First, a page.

The fishy disappearance of MHCII genes: evolution of MHCI genes leads to an alternative acquired immune response in Atlantic cod.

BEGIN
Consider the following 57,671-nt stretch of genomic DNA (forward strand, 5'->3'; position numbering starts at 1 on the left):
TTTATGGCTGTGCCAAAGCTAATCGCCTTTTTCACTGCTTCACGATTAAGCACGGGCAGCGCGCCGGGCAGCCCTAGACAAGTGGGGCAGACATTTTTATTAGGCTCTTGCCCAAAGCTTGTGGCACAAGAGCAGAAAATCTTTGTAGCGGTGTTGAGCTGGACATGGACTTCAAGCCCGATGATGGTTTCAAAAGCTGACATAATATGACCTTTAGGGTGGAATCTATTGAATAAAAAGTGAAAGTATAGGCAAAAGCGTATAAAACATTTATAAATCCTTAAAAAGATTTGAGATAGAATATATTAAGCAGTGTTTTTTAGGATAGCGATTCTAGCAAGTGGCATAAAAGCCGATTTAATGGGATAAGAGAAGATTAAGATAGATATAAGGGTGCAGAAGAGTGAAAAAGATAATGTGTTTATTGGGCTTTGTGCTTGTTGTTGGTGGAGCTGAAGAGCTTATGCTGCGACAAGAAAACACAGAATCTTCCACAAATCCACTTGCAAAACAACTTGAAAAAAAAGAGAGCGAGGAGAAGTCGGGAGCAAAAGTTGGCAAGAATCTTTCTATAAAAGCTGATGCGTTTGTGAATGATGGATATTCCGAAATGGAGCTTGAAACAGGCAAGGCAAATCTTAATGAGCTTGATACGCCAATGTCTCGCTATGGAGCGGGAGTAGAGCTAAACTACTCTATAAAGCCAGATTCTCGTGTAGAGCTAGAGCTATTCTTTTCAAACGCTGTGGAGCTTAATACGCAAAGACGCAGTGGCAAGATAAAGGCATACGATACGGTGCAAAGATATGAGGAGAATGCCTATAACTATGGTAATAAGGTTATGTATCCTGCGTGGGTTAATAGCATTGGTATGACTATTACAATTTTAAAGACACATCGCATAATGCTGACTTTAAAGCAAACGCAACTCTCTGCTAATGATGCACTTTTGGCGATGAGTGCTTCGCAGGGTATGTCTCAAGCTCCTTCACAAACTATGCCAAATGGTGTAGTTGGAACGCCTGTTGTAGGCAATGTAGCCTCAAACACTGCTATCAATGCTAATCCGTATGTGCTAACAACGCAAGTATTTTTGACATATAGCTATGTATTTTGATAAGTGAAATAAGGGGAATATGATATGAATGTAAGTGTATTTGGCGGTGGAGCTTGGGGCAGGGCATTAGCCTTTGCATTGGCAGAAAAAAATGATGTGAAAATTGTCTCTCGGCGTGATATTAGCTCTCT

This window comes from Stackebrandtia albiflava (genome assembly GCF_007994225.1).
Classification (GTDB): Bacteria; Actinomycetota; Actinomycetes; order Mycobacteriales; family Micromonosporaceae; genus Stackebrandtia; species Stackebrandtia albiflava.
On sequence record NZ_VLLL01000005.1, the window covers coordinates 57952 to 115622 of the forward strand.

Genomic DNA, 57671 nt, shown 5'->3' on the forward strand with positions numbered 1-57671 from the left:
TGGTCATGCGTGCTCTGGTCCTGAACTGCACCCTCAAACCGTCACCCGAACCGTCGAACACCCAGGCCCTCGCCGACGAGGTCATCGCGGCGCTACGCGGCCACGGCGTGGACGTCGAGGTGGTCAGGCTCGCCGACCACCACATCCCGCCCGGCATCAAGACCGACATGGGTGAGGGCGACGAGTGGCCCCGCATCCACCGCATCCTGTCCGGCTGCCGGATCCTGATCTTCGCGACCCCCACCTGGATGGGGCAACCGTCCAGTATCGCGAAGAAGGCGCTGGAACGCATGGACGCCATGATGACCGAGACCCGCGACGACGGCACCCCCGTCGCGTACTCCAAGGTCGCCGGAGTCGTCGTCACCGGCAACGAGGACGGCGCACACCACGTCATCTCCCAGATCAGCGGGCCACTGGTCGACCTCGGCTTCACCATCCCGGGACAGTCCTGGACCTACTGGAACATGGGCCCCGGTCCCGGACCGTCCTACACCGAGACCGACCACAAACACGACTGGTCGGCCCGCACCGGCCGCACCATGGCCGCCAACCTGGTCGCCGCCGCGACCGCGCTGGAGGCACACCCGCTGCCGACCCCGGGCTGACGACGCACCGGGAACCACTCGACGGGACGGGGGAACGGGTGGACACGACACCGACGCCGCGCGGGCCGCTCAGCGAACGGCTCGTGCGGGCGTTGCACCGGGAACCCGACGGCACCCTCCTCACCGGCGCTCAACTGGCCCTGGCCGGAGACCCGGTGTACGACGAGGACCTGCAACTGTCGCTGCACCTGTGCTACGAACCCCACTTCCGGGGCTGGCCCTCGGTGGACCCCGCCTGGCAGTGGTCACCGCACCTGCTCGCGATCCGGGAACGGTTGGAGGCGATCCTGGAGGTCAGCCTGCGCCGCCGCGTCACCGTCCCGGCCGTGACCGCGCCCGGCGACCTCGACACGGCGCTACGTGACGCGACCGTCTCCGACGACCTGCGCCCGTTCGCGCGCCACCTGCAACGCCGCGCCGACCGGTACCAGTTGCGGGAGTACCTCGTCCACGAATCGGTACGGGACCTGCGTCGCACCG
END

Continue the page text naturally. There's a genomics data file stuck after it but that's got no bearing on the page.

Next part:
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Genes for major histocompatibility complex (MHC) are important for the function of the adaptive immune system [1]. MHCI molecules usually present endogenous antigens to cytotoxic T cells. However, T helper cells are activated by exogenous antigen presentation on MHCII. Post infection memory and immunity also depends on this action of MHCII. Errors in the MHCII pathway are usually associated with immune-deficiency and disease. The alternative cross regulation pathway requires MHCI molecules to copy MHCII molecules and present exogenous antigen and depends on the trafficking facilitated by adapter proteins [2, 4]. These proteins recognize and bind to conserved sorting sequences in the cytoplasmic domain acting as signals [2, 3]. Di-leucine-based and tyrosine-based signal sequences are the main signals seen for endosome trafficking. In humans both these signals are involved in MHCI cross presentation. Studies sequencing the complete genome of Atlantic cod showed important MHCII pathway components required for T cell activation were missing and an expanded repertoire of MHCI genes [5,6]. There are two conflicting ideas as to the reason behind this, some think that the loss of MHCII function caused MHCI genes to gain additional functionality and expand into two distinct groups. Malmstrom et al. link this unique MHC gene organization to the structure of the MHC by showing that MHCI molecules have novel combinations of signal sequences which possibly led to MHCII like function. Using spleen tissue they generated cDNA through the use of PCR reactions in order to complete coding region of MHCI. They then examined the binding pocket component encoded by this data and were able to identify several conserved structural and functional sequence... ... middle of paper ... ...n the past. Evolution such as this helps to battle the every changing pathogens. References 1. Malmstrom M. et al. PLoS ONE 2013, 8:9 2. Breitfeld P.P. et al. Current Opinion in Cell Biology 1989, 1: 617–623 3. Mellman I. Annu Rev Cell Dev Biol 1996, 12: 575–625. 4. Kovacsovics-Bankowski M, Rock K.L. Science 1995, 267: 243–246 5. Landsverk O.J. et al. Scand J Immunol 2009, 70: 184–193. 6. Persson A.C. et al. Immunogenetics 1999, 50: 49–59 7. Borghans J.A.M. et al. Immunogenetics 2004, 55(11): 732-739 8. Miller K.M. et al. Immunogenetics 2002, 53(10-11): 941-963 9. Trowsdale J. Immunogenetics 1995, 41(1): 1-17 10. Lawlor D.A. et al. Annu Rev Immunology 1990, 8:23-63 11. Singer D.S. and Maguire J.E. Crit Rev Immunology 1990, 10(3):235-257 12. Landsverk O.J.B. et al. Scand J Immunology 2009, 70(3):184-193 13. Persson A.C. et al. Immunogenetics 1999, 50(1-2):49-59
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